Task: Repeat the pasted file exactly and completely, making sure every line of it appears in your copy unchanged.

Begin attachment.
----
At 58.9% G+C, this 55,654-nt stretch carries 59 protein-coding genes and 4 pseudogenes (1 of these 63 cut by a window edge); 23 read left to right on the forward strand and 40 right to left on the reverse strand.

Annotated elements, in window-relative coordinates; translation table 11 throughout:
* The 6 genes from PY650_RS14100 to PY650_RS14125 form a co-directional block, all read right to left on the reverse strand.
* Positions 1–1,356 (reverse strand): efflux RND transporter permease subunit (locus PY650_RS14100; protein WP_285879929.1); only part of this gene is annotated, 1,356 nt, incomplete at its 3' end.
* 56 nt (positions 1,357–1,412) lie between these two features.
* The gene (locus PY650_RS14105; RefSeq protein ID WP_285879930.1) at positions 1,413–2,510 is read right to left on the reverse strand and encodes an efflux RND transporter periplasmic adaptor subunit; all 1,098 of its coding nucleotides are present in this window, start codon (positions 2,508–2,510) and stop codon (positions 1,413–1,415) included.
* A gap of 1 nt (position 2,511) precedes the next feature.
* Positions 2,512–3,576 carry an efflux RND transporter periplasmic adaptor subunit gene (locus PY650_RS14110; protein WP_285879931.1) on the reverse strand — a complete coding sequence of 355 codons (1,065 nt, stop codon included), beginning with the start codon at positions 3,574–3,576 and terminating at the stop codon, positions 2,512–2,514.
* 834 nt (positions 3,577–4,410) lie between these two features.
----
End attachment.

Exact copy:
At 58.9% G+C, this 55,654-nt stretch carries 59 protein-coding genes and 4 pseudogenes (1 of these 63 cut by a window edge); 23 read left to right on the forward strand and 40 right to left on the reverse strand.

Annotated elements, in window-relative coordinates; translation table 11 throughout:
* The 6 genes from PY650_RS14100 to PY650_RS14125 form a co-directional block, all read right to left on the reverse strand.
* Positions 1–1,356 (reverse strand): efflux RND transporter permease subunit (locus PY650_RS14100; protein WP_285879929.1); only part of this gene is annotated, 1,356 nt, incomplete at its 3' end.
* 56 nt (positions 1,357–1,412) lie between these two features.
* The gene (locus PY650_RS14105; RefSeq protein ID WP_285879930.1) at positions 1,413–2,510 is read right to left on the reverse strand and encodes an efflux RND transporter periplasmic adaptor subunit; all 1,098 of its coding nucleotides are present in this window, start codon (positions 2,508–2,510) and stop codon (positions 1,413–1,415) included.
* A gap of 1 nt (position 2,511) precedes the next feature.
* Positions 2,512–3,576 carry an efflux RND transporter periplasmic adaptor subunit gene (locus PY650_RS14110; protein WP_285879931.1) on the reverse strand — a complete coding sequence of 355 codons (1,065 nt, stop codon included), beginning with the start codon at positions 3,574–3,576 and terminating at the stop codon, positions 2,512–2,514.
* 834 nt (positions 3,577–4,410) lie between these two features.